The Dutch architect’s projects involve casting, cutting and splashing on site – using the atmospheric backdrop of Bahrain, where he now lives, as part of the alchemy
Anne Holtrop does not think the coronavirus vaccination programme will be the world’s saviour. The Dutch architect lives in the Persian Gulf island of Bahrain, where around 700,000 of its 1.6 million inhabitants have already been vaccinated; Holtrop has had his second dose. Yet despite this, cases are higher than ever. Towards the middle of April, Worldometer was showing new infections as ‘at peak and rising’ with a three-day moving average of 1,038 new cases per day, outstripping the previous peak of around 800. Holtrop has fully spent the past year here because of this, which is unusual as the solid heat of summer means those that can tend to adjourn elsewhere for the summer season.
Following 18 years in Amsterdam, Holtrop moved to Bahrain in 2014 after winning the competition to design the country’s pavilion for the Milan Expo. During that project he met his now wife Noura Al Sayeh Holtrop, a Palestinian who was involved in commissioning the pavilion on behalf of Bahrain’s Ministry of Culture. ‘Bahrain draws people longer than they think they will stay here,’ he explains. He is still happy living there; the island’s material context is a source of inspiration for him. It is earthy: mud, clay and heat. Every job he gets in the region is an experiment with those things, each developing on the last. It all takes place in his open-air courtyard studio protected by huge awnings.
‘The studio is partly computers and partly workshop,’ he says. ‘Bahrain never has rain so you just have to protect against sun, dust and humidity. You need to work with materials that are resistant to those – stone, minerals, sand. Materials are defined by the conditions of the place. There is almost nothing available on this island, yet constraints are also liberating. In that sense coronavirus didn’t make a strong difference – we are used to limitations.’
In the ‘trophy room’ of the Siyadi Pearl Museum, which Studio Anne Holtrop is currently designing, the lime-layered plastered walls will be coated with silver leaf which will quickly acquire a golden patina because of the salt, humidity and pollution. ‘It’s about the relationship between construction of architecture and the sourcing of materials – the process and defining ways of making,’ Holtrop continues. That’s why the local material context, including the weather and atmosphere, is so crucial. The studio’s work is lots of hands-on prototyping, testing, pushing and making. When you receive a sheet of images of a project from the studio, the first eight pages will be process, only the last two will show the finished scheme. You can picture the sample patches of silver leafed plaster models being tested under different conditions in the yard.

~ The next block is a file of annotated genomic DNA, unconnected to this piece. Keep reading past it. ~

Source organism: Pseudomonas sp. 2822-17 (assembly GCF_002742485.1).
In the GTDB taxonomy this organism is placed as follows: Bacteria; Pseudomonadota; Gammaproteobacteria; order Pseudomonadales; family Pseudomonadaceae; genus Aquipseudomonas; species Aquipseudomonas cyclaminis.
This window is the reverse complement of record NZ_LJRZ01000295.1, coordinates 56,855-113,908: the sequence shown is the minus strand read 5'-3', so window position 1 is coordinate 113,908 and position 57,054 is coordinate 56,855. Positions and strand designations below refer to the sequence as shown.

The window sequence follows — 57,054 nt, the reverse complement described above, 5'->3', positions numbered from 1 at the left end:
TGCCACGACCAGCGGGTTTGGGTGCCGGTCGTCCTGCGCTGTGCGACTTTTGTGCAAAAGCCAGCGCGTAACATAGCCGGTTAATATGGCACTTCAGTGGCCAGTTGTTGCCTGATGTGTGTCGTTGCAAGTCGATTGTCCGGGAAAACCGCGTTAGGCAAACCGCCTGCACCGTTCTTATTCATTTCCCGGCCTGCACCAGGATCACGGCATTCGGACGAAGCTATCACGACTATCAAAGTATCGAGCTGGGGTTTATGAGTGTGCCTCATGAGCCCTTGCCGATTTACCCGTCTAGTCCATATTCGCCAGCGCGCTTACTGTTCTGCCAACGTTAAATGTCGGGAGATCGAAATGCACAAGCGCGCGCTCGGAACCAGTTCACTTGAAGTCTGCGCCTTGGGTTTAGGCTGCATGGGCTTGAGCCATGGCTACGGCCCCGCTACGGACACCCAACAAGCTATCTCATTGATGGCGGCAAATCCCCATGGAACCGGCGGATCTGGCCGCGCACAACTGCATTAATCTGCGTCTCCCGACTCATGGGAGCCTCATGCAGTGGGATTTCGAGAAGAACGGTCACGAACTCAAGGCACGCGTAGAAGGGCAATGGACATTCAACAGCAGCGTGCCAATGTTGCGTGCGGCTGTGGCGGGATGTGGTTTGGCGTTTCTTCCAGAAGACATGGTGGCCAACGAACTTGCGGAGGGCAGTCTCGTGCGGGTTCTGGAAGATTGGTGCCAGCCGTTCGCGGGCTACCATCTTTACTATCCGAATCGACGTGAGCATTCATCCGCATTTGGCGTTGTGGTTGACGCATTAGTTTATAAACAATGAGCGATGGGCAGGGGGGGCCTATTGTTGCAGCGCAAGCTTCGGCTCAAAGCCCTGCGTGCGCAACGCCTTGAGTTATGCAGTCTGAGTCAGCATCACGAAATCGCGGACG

Last time I was in contact with Holtrop was in 2016, discussing the Waterline museum near Utrecht at what he describes as the tail-end of his ‘Dutch period’ (RIBA Journal Oct 2016). There the context was explored by drawing, using the topography of the existing fort landscape to extrude and excavate a curving flowing sequence of spaces as a building. Working primarily on paper was how he started, but still based on the fabric environment. His first project was Trail House, an installation that traced a path on the plot to form a mock house. He called it ‘a possible architecture’.